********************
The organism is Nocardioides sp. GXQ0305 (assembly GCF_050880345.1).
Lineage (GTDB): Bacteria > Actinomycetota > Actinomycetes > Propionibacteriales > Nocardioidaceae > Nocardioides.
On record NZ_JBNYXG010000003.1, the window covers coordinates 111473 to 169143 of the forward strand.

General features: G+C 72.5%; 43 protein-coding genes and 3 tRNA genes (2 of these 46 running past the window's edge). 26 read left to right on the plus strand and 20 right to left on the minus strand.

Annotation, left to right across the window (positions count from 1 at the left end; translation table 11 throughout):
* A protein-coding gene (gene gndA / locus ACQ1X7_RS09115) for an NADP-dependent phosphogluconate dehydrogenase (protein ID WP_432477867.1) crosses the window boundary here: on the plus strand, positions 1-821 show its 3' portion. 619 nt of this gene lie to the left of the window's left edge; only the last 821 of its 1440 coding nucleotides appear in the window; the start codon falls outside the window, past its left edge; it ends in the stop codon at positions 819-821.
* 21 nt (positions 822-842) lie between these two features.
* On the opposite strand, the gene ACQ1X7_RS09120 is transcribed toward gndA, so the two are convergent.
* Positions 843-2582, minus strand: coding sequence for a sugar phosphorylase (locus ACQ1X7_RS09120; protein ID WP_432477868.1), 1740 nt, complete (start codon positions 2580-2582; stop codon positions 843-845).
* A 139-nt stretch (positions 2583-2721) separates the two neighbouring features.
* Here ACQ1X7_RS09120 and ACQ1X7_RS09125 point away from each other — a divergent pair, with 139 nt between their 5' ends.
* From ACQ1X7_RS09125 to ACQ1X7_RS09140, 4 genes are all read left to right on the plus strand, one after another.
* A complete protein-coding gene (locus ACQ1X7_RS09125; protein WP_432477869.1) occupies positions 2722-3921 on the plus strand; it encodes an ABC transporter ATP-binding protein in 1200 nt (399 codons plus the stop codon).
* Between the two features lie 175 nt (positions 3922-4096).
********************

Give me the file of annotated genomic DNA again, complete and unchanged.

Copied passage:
The organism is Nocardioides sp. GXQ0305 (assembly GCF_050880345.1).
Lineage (GTDB): Bacteria > Actinomycetota > Actinomycetes > Propionibacteriales > Nocardioidaceae > Nocardioides.
On record NZ_JBNYXG010000003.1, the window covers coordinates 111473 to 169143 of the forward strand.

General features: G+C 72.5%; 43 protein-coding genes and 3 tRNA genes (2 of these 46 running past the window's edge). 26 read left to right on the plus strand and 20 right to left on the minus strand.

Annotation, left to right across the window (positions count from 1 at the left end; translation table 11 throughout):
* A protein-coding gene (gene gndA / locus ACQ1X7_RS09115) for an NADP-dependent phosphogluconate dehydrogenase (protein ID WP_432477867.1) crosses the window boundary here: on the plus strand, positions 1-821 show its 3' portion. 619 nt of this gene lie to the left of the window's left edge; only the last 821 of its 1440 coding nucleotides appear in the window; the start codon falls outside the window, past its left edge; it ends in the stop codon at positions 819-821.
* 21 nt (positions 822-842) lie between these two features.
* On the opposite strand, the gene ACQ1X7_RS09120 is transcribed toward gndA, so the two are convergent.
* Positions 843-2582, minus strand: coding sequence for a sugar phosphorylase (locus ACQ1X7_RS09120; protein ID WP_432477868.1), 1740 nt, complete (start codon positions 2580-2582; stop codon positions 843-845).
* A 139-nt stretch (positions 2583-2721) separates the two neighbouring features.
* Here ACQ1X7_RS09120 and ACQ1X7_RS09125 point away from each other — a divergent pair, with 139 nt between their 5' ends.
* From ACQ1X7_RS09125 to ACQ1X7_RS09140, 4 genes are all read left to right on the plus strand, one after another.
* A complete protein-coding gene (locus ACQ1X7_RS09125; protein WP_432477869.1) occupies positions 2722-3921 on the plus strand; it encodes an ABC transporter ATP-binding protein in 1200 nt (399 codons plus the stop codon).
* Between the two features lie 175 nt (positions 3922-4096).